Like many of its peers, Firewatch is in the difficult to classify genre often described as ‘walking simulator’ or ‘interactive adventure’. Regardless of the classification, Firewatch can be described as a first person game which mixes exploration of a vast outdoor environment with dialogue tree decisions. The vast majority of conversation is between you – a newly appointed firewatch tower…erm watcher called Henry – and your boss Delilah. All interaction between the pair is via radio and it is this area – conversation between the two – where Firewatch becomes something special.

Whilst exploring the wilderness of 1980s Shoshone National Forest, Henry is encouraged to contact Delilah to report in curios he finds. The chemistry and banter between the two strangers is well written, generating investment in the characters from the start of the game. Through clever environment design and storytelling, the player is ushered in the right direction to further the story, which has various threads to follow. Going into further detail would spoil the experience but it had us hooked like a good book.

Firewatch is a game with stylised graphics which are used to great effect to create various atmospheres which benefit the story. On PlayStation 4, we did experience some slow down but is certainly not game breaking. The story lasts around 5 hours which is exactly the right length. Even right now though the back of my mind is mulling over the choices which may be made differently on a second run through. Although ‘I’ played the game, my wife became hooked on Firewatch’s mysteries too. Going from pretending to read her book – peeking out at the witty interactions between Henry and D – to being sat on the edge of the sofa is a notable milestone in games (for us!). Rarely does she play games but this one got her. 

Overall, this is an essential experience which is worth the asking price – never mind the bargain price on sail. I have a feeling the five hours spent on Firewatch will be replayed again and that’s before we get started on the extras. A game everyone should play! 

Sonic Mania Mania

What next for the blue blur?

After 20-so years of hurt, Sonic Mania delivered the true sequel to the 16 bit trilogy (& Knuckles). We deemed the game a “masterpiece” (find our review here), which is an accurate description. But where will Sonic go next? With so many false dawns, can we really expect something which has evaded the series for so long; consistency?

For every breath of hope like Sonic Generations or Sonic Advance, we get a Boom or Unleashed. The semi-sequel to Generations – Sonic Forces – comes with careful optimism but what will we see next in the vein of Mania? Time for us to spin past the future signpost a la Sonic CD…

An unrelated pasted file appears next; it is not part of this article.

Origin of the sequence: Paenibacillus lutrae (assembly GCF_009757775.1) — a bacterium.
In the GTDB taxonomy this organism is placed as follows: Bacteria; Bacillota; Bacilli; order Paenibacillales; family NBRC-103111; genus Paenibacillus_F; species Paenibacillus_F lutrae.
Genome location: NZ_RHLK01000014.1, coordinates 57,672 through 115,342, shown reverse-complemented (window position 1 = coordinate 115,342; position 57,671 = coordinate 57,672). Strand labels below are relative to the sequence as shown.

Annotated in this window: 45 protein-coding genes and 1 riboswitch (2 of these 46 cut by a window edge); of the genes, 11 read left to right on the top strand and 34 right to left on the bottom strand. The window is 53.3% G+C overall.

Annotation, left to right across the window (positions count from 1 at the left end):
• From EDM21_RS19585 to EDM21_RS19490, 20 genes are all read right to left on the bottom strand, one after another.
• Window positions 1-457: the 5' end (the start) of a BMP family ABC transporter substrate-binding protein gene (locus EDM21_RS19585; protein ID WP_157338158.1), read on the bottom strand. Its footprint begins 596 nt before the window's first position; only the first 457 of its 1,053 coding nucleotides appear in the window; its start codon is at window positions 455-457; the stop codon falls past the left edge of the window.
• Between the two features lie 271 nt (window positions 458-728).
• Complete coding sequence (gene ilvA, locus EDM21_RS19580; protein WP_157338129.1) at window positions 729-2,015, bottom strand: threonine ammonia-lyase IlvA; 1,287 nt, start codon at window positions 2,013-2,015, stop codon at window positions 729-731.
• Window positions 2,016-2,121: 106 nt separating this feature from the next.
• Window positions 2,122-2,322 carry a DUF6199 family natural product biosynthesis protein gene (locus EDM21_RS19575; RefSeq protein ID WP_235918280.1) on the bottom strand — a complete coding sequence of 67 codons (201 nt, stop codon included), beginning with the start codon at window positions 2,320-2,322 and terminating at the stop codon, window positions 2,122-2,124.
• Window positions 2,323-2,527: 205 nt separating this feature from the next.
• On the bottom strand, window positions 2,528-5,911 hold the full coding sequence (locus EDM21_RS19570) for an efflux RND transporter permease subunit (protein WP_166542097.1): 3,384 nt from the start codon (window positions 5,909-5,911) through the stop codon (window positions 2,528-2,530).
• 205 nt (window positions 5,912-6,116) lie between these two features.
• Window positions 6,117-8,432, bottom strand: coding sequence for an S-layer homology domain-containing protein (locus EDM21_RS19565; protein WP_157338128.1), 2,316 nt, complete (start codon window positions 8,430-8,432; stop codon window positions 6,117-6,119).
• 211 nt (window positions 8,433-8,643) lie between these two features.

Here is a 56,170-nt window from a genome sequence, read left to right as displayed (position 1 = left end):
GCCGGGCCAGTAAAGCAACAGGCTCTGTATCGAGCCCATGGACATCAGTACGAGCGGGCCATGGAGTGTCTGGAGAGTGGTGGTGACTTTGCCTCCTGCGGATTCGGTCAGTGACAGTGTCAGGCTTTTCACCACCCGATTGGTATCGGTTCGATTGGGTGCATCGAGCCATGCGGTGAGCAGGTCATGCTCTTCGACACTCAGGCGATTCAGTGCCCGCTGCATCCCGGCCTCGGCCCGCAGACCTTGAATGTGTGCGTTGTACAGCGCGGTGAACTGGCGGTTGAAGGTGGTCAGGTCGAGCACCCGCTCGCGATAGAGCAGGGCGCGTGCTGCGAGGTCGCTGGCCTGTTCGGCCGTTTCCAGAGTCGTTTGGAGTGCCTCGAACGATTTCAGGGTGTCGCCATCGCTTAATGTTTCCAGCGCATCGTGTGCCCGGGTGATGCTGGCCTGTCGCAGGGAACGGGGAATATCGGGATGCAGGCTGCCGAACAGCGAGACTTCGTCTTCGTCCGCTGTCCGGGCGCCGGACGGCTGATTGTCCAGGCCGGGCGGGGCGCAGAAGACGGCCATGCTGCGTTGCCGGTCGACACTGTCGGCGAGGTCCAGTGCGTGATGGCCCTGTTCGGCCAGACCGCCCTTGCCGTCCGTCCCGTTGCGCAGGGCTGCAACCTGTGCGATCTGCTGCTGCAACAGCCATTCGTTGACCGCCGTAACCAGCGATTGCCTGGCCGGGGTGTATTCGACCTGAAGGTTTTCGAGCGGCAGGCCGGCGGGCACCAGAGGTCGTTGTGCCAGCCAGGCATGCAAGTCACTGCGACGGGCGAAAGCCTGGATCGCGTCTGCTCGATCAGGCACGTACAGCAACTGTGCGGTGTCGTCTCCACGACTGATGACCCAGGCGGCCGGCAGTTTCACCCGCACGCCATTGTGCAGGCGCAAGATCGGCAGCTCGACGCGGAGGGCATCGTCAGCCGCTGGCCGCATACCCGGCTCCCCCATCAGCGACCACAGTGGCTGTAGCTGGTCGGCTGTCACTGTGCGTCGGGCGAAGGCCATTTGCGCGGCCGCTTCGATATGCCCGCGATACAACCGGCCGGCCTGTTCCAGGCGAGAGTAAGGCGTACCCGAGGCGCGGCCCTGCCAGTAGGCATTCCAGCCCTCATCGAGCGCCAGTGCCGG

Sonic Mania 2?

The obvious choice it seems. However, consider the following. Between Sonic Mania, Sonic Generations (PS3/X360/PC) and its Nintendo 3DS counterpart many of the ‘original generation’ (OG) Zones have been reused already in recent games. Plus add in that Sonic Adventure 2 is pretty much a 3D version of some of Sonic & Knuckles’ Zones. This means the creativity pool – and therefore future throwback Zones – are limited.

Going from the OG 16 bit games, the unused Zones are: Marble, Springyard, Labyrinth, Starlight, Scrap Metal, Emerald Hill, Aquatic Ruin, Casino Night, Hill Top, Mystic Cave, Metropolis, Sky Chase, Wing Fortress, Angel Island, Marble Garden, Carnival Night, Ice Cap, Launch Base, Hidden Palace and Doomsday. If they were grouped thematically, the scope becomes even narrower:grass/rural, lava/underground, pinball, element-based and mechanical. Arguably the most memorable moments have also been plundered. The epic downhill snowboard set piece which opens Ice Cap Zone was repeated in Sonic Adventure plus the Sky Chase Zone format was aped in Sonic Mania. In other words, would a different direction be a better option?

Sonic Maker?

After Mario’s successful foray into user generated content, one wonders if Sonic could do – as has been seen many times throughout gaming history – the same as Nintendo’s mascot? Mario gets a kart-racer, so does Sonic. Mario gets a board game, so does Sonic. Why not a creation game too? As with the afore mentioned, just imitate. Have a selection of possible ‘skins’ and a collection of level themes (see above). Let the – evidently – hungry Sonic maniacs do the hard work then of creating endless challenge rooms and hard as nails Green Hill variants.

Sonic Mania Adventure

When revisiting the OG games recently, it was clear they haven’t held up well. Mania has done the remarkable job of updating them whilst still feeling modern and relevant. Could SEGA do this for the 3D games? Despite their flaws, some of Sonic’s 3D games have provided some memorable moments. Could these be a source of inspiration for future 2D games? Sonic Advance was heavily inspired by Adventure (and a certain long-armed yellow star sub-mascot…) and was one of the leading lights for 2D Sonic in between Knuckles and Mania. Also, one of the stranger features of the console/PC version of Generations was the 2D white overworld which could be traversed and explored. Could the 3D stages become inspiration for some Metroidvania style exploration within   Zones? Sonic’s seemingly eternal struggle with the 3rd dimension could be sidestepped or – more excitedly – finally be mastered. The collective team behind Sonic Mania understand Sonic is more than just speed, perhaps they could apply this to the sometimes too speed focused 3D titles.